The Famine and ‘front-line workers’

Published in Issue 3 (May/June 2021), Letters, Volume 29

Sir,—Your review of The Hunger: The Story of the Irish Famine (‘Seen on TV’, HI 29.2, March/April 2021) concentrated mainly on how the story was presented. This excellent documentary necessarily presents a broad-brushstroke account of a complex situation. The wider public appreciation of the history of the Great Famine is often obscured by an emotive narrative. It is popular to describe a malicious British government with a range of cruel servants carrying out a policy of ‘genocide’.

This narrative conveniently ignores two facts. Firstly, the government was that of the United Kingdom of Great Britain and Ireland. Responsibility for the disaster rests proportionally on the Irish component of that system of government.

Secondly, many, if not most, of the servants carrying out the instructions of that government were far from heartless or cruel. Many were voluntary members of organisations such as the workhouse committees who had to operate within a constrained and underfunded system. They were completely overwhelmed by the scale of the disaster. The minutes of their meetings display a compassionate concern and frustration in trying to cope with an unprecedented situation.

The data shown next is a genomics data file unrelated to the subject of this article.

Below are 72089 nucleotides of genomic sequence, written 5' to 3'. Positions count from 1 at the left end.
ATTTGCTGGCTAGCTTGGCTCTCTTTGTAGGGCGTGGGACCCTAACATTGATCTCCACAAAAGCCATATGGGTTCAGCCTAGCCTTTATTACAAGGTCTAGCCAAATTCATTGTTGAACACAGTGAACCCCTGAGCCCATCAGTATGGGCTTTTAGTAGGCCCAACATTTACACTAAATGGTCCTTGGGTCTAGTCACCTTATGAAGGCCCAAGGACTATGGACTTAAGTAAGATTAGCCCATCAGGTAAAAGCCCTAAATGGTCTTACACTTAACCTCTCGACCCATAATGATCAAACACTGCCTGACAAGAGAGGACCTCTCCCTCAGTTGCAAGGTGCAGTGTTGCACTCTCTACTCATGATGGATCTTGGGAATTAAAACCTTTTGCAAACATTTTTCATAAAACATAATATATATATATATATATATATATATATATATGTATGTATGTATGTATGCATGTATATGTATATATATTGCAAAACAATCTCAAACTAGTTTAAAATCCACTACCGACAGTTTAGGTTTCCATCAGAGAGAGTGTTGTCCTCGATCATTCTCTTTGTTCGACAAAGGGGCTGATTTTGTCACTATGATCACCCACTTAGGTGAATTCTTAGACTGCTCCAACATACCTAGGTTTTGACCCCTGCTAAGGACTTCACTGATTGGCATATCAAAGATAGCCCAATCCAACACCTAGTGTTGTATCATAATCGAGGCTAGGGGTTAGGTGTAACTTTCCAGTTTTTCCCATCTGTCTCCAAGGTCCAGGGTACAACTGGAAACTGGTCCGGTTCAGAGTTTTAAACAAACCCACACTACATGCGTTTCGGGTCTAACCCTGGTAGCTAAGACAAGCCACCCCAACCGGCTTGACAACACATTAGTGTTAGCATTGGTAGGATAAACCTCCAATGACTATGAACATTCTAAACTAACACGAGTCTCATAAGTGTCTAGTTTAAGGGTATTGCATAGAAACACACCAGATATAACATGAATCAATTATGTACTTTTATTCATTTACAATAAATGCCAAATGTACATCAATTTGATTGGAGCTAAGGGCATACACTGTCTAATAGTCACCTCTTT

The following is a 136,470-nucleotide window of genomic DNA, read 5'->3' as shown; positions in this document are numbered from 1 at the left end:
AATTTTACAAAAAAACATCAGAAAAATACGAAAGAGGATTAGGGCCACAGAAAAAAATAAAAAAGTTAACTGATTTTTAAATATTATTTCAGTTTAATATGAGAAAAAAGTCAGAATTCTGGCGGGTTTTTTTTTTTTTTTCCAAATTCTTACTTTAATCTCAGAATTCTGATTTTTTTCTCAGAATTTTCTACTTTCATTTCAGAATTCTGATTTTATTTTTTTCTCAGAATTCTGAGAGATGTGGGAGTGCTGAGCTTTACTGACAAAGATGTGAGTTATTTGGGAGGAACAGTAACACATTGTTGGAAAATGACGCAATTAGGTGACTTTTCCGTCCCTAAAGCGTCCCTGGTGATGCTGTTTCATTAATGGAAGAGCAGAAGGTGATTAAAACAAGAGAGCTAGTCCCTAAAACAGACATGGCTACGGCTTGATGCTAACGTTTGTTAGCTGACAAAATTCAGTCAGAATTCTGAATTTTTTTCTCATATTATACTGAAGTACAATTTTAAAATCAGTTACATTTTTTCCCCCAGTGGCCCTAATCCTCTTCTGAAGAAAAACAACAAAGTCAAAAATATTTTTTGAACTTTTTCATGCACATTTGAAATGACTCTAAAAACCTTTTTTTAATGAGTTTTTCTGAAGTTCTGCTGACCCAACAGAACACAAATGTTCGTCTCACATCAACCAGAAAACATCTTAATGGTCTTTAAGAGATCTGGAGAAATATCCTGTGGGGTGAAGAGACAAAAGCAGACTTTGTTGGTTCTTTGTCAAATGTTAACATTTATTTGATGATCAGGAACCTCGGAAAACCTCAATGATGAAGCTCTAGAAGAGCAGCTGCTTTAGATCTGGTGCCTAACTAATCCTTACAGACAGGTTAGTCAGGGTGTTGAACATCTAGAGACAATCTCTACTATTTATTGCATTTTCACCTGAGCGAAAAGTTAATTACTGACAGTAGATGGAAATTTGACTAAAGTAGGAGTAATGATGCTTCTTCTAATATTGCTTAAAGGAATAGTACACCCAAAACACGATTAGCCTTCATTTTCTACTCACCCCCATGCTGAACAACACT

One group that never gets mentioned is the Navy, or that small part of it available to Admiral Pigot at Cove. This small fleet of naval steamships was involved in transporting ‘relief’, mostly corn meal, to various harbours around the coast. In some cases, ships were moored in harbours and served as depots from which smaller vessels could carry the relief to areas not accessible to the larger ships. This flotilla and its crews were pushed to the limits of their capabilities, with the seamen showing a compassionate concern for the starving people and willingly putting themselves at risk of contracting the contagious diseases which were so prevalent. The sailors even made collections from their wages to contribute to aid for the situation. Pigot in his report remarks on the general compassionate concern which is characteristic of seamen towards those in distress. He also remarks that in all the time the flotilla was engaged in this work there was not one case of punishment for desertion or other misbehaviour (like drunkenness), in spite of plenty of opportunity for such.

So let us hear a little more balanced account concerning the ‘front-line’ workers during the Great Famine.—Yours etc.,

DAIRE BRUNICARDI

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